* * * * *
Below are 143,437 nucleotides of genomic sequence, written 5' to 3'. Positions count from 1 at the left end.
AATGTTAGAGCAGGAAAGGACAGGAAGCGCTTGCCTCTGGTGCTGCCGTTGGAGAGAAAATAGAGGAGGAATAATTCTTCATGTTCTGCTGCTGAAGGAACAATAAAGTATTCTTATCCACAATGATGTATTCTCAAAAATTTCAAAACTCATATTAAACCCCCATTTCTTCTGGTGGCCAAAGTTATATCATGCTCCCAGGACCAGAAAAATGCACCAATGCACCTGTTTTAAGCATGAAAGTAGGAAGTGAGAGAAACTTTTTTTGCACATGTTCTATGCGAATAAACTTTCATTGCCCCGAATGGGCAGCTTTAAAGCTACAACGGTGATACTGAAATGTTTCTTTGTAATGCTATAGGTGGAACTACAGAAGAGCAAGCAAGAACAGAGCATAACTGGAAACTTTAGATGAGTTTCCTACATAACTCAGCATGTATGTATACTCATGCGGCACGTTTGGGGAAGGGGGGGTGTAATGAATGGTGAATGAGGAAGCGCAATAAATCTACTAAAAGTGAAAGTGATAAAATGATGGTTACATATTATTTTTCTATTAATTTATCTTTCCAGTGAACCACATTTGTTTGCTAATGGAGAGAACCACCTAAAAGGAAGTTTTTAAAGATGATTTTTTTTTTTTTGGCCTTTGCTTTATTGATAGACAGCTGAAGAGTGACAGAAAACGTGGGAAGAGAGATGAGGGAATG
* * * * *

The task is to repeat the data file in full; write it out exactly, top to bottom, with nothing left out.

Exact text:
Below are 143,437 nucleotides of genomic sequence, written 5' to 3'. Positions count from 1 at the left end.
AATGTTAGAGCAGGAAAGGACAGGAAGCGCTTGCCTCTGGTGCTGCCGTTGGAGAGAAAATAGAGGAGGAATAATTCTTCATGTTCTGCTGCTGAAGGAACAATAAAGTATTCTTATCCACAATGATGTATTCTCAAAAATTTCAAAACTCATATTAAACCCCCATTTCTTCTGGTGGCCAAAGTTATATCATGCTCCCAGGACCAGAAAAATGCACCAATGCACCTGTTTTAAGCATGAAAGTAGGAAGTGAGAGAAACTTTTTTTGCACATGTTCTATGCGAATAAACTTTCATTGCCCCGAATGGGCAGCTTTAAAGCTACAACGGTGATACTGAAATGTTTCTTTGTAATGCTATAGGTGGAACTACAGAAGAGCAAGCAAGAACAGAGCATAACTGGAAACTTTAGATGAGTTTCCTACATAACTCAGCATGTATGTATACTCATGCGGCACGTTTGGGGAAGGGGGGGTGTAATGAATGGTGAATGAGGAAGCGCAATAAATCTACTAAAAGTGAAAGTGATAAAATGATGGTTACATATTATTTTTCTATTAATTTATCTTTCCAGTGAACCACATTTGTTTGCTAATGGAGAGAACCACCTAAAAGGAAGTTTTTAAAGATGATTTTTTTTTTTTTGGCCTTTGCTTTATTGATAGACAGCTGAAGAGTGACAGAAAACGTGGGAAGAGAGATGAGGGAATG